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For Your Garden - March 2009

Warmer temperatures, increasing amounts of daylight and beautiful flowers are just some of the reasons that people enjoy spring. Planning ahead can help you to provide even more color in your spring landscape. Native trees make wonderful additions to your garden as well as providing food and shelter for wildlife and nesting sites for birds. Although they take time to grow and flower, the results will be worth the wait!

redbud (Cercis canadensis)

The clusters of red-purple flowers on the redbud tree are distinctive. They bloom in early spring before the leaves unfurl. Each flower is about one-half inch in length. The leaf is heart-shaped with smooth edges and a small point at the tip. Leaves are arranged alternately along the stem. The redbud tree grows best in well-drained to moderately well-drained soil. The tree may eventually reach a height of 20-30 feet but grows slowly. In a forest, it is a part of the understory, so it is tolerant of shade. The tree crown is usually broad and flattened. The fruits are legumes (similar to pea pods) with several seeds. The bark is red-brown and separates into plates and scales. Redbud grows naturally throughout most of Illinois.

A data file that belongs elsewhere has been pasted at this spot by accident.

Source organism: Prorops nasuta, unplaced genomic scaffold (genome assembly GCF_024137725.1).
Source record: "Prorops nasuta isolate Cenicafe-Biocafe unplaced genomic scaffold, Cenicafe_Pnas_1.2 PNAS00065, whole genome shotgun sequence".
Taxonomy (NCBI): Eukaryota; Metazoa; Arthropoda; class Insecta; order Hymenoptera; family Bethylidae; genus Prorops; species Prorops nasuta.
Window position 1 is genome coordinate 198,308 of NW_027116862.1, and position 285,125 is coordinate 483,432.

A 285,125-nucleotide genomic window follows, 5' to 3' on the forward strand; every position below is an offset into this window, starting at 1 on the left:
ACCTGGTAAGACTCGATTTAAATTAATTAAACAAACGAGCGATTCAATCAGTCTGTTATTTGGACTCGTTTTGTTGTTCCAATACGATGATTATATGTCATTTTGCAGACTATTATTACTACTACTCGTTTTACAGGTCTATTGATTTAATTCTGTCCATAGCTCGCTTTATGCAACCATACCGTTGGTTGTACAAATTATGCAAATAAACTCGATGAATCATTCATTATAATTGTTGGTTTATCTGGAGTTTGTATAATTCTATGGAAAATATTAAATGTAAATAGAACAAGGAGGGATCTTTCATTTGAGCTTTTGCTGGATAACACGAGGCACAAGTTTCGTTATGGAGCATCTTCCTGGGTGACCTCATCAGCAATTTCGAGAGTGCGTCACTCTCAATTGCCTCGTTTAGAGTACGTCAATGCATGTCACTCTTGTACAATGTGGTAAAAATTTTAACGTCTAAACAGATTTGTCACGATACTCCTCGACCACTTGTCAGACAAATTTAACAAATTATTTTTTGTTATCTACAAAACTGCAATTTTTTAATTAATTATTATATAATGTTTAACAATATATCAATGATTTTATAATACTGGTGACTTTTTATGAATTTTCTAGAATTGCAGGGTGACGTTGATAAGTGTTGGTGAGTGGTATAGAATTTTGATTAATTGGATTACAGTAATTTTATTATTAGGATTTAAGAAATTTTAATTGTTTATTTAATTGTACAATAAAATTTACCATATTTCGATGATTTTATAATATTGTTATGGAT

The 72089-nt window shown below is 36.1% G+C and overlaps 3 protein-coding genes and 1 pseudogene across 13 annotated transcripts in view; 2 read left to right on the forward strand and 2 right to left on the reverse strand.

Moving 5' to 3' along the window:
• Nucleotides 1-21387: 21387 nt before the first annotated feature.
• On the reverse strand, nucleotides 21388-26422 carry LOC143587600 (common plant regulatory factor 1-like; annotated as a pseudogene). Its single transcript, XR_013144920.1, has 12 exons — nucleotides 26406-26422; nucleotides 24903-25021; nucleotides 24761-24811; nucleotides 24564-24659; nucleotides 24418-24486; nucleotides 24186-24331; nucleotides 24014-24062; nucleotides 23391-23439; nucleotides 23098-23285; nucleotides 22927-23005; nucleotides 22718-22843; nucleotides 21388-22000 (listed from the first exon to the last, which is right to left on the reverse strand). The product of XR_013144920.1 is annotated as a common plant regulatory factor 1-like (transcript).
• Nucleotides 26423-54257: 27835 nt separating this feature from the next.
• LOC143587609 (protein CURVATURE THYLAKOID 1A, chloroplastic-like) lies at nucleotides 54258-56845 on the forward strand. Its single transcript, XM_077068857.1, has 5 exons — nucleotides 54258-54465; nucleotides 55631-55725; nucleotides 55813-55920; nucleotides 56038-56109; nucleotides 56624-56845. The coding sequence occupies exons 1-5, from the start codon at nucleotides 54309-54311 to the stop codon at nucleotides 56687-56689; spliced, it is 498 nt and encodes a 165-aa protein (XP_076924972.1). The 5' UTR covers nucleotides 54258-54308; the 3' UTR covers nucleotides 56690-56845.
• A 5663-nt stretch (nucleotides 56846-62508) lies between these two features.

Classification and taxonomy are based on Mohlenbrock, Robert H. 2014. Vascular flora of Illinois: A field guide. Fourth edition. Southern Illinois University Press, Carbondale. 536 pp.

Illinois Range

Native Plant Information

For more information about Illinois native plants, visit our Native Habitat Descriptions, Requirements, and Plant Lists page. The following publications are available from the IDNR on our publications page.


​Kingdom: Plantae
Phylum: Magnoliophyta
Class: Magnoliopsida
Order: Fabales
Family: Fabaceae

Illinois Status: common, native